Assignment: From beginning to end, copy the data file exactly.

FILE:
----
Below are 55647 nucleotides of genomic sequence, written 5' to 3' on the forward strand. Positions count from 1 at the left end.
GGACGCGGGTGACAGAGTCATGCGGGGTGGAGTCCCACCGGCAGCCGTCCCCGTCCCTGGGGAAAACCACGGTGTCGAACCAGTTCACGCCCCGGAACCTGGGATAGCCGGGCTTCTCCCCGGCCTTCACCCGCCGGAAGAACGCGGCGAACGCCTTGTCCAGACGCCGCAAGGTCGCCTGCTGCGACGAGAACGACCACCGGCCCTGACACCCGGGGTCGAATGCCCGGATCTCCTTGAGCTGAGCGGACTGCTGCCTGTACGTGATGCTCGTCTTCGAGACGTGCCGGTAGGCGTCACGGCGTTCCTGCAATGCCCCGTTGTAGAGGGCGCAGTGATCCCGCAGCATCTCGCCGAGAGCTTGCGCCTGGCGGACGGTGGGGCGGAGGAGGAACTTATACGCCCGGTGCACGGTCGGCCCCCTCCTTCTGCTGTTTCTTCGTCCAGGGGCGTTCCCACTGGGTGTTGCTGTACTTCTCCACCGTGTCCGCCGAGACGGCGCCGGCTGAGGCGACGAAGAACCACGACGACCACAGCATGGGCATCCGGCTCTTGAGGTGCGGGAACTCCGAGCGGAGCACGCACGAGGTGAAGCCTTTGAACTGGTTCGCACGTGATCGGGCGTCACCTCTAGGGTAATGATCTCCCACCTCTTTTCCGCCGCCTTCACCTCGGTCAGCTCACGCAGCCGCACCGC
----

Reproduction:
Below are 55647 nucleotides of genomic sequence, written 5' to 3' on the forward strand. Positions count from 1 at the left end.
GGACGCGGGTGACAGAGTCATGCGGGGTGGAGTCCCACCGGCAGCCGTCCCCGTCCCTGGGGAAAACCACGGTGTCGAACCAGTTCACGCCCCGGAACCTGGGATAGCCGGGCTTCTCCCCGGCCTTCACCCGCCGGAAGAACGCGGCGAACGCCTTGTCCAGACGCCGCAAGGTCGCCTGCTGCGACGAGAACGACCACCGGCCCTGACACCCGGGGTCGAATGCCCGGATCTCCTTGAGCTGAGCGGACTGCTGCCTGTACGTGATGCTCGTCTTCGAGACGTGCCGGTAGGCGTCACGGCGTTCCTGCAATGCCCCGTTGTAGAGGGCGCAGTGATCCCGCAGCATCTCGCCGAGAGCTTGCGCCTGGCGGACGGTGGGGCGGAGGAGGAACTTATACGCCCGGTGCACGGTCGGCCCCCTCCTTCTGCTGTTTCTTCGTCCAGGGGCGTTCCCACTGGGTGTTGCTGTACTTCTCCACCGTGTCCGCCGAGACGGCGCCGGCTGAGGCGACGAAGAACCACGACGACCACAGCATGGGCATCCGGCTCTTGAGGTGCGGGAACTCCGAGCGGAGCACGCACGAGGTGAAGCCTTTGAACTGGTTCGCACGTGATCGGGCGTCACCTCTAGGGTAATGATCTCCCACCTCTTTTCCGCCGCCTTCACCTCGGTCAGCTCACGCAGCCGCACCGC